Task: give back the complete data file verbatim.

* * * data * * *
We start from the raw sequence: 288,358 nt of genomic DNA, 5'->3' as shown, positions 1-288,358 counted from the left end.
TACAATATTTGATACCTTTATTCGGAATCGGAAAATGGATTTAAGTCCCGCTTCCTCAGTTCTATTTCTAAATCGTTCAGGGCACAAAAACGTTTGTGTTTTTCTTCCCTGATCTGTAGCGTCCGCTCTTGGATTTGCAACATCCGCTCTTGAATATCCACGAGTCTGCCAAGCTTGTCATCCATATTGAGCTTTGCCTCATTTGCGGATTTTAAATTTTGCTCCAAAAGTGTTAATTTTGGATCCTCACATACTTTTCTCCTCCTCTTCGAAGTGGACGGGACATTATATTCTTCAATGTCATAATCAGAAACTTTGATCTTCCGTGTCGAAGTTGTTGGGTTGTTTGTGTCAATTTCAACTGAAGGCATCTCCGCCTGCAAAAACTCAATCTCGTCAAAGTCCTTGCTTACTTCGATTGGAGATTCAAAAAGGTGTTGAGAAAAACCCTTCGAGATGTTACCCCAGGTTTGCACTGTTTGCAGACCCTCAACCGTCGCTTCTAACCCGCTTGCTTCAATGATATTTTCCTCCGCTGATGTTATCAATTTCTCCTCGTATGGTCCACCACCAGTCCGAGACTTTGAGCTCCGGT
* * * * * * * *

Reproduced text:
We start from the raw sequence: 288,358 nt of genomic DNA, 5'->3' as shown, positions 1-288,358 counted from the left end.
TACAATATTTGATACCTTTATTCGGAATCGGAAAATGGATTTAAGTCCCGCTTCCTCAGTTCTATTTCTAAATCGTTCAGGGCACAAAAACGTTTGTGTTTTTCTTCCCTGATCTGTAGCGTCCGCTCTTGGATTTGCAACATCCGCTCTTGAATATCCACGAGTCTGCCAAGCTTGTCATCCATATTGAGCTTTGCCTCATTTGCGGATTTTAAATTTTGCTCCAAAAGTGTTAATTTTGGATCCTCACATACTTTTCTCCTCCTCTTCGAAGTGGACGGGACATTATATTCTTCAATGTCATAATCAGAAACTTTGATCTTCCGTGTCGAAGTTGTTGGGTTGTTTGTGTCAATTTCAACTGAAGGCATCTCCGCCTGCAAAAACTCAATCTCGTCAAAGTCCTTGCTTACTTCGATTGGAGATTCAAAAAGGTGTTGAGAAAAACCCTTCGAGATGTTACCCCAGGTTTGCACTGTTTGCAGACCCTCAACCGTCGCTTCTAACCCGCTTGCTTCAATGATATTTTCCTCCGCTGATGTTATCAATTTCTCCTCGTATGGTCCACCACCAGTCCGAGACTTTGAGCTCCGGT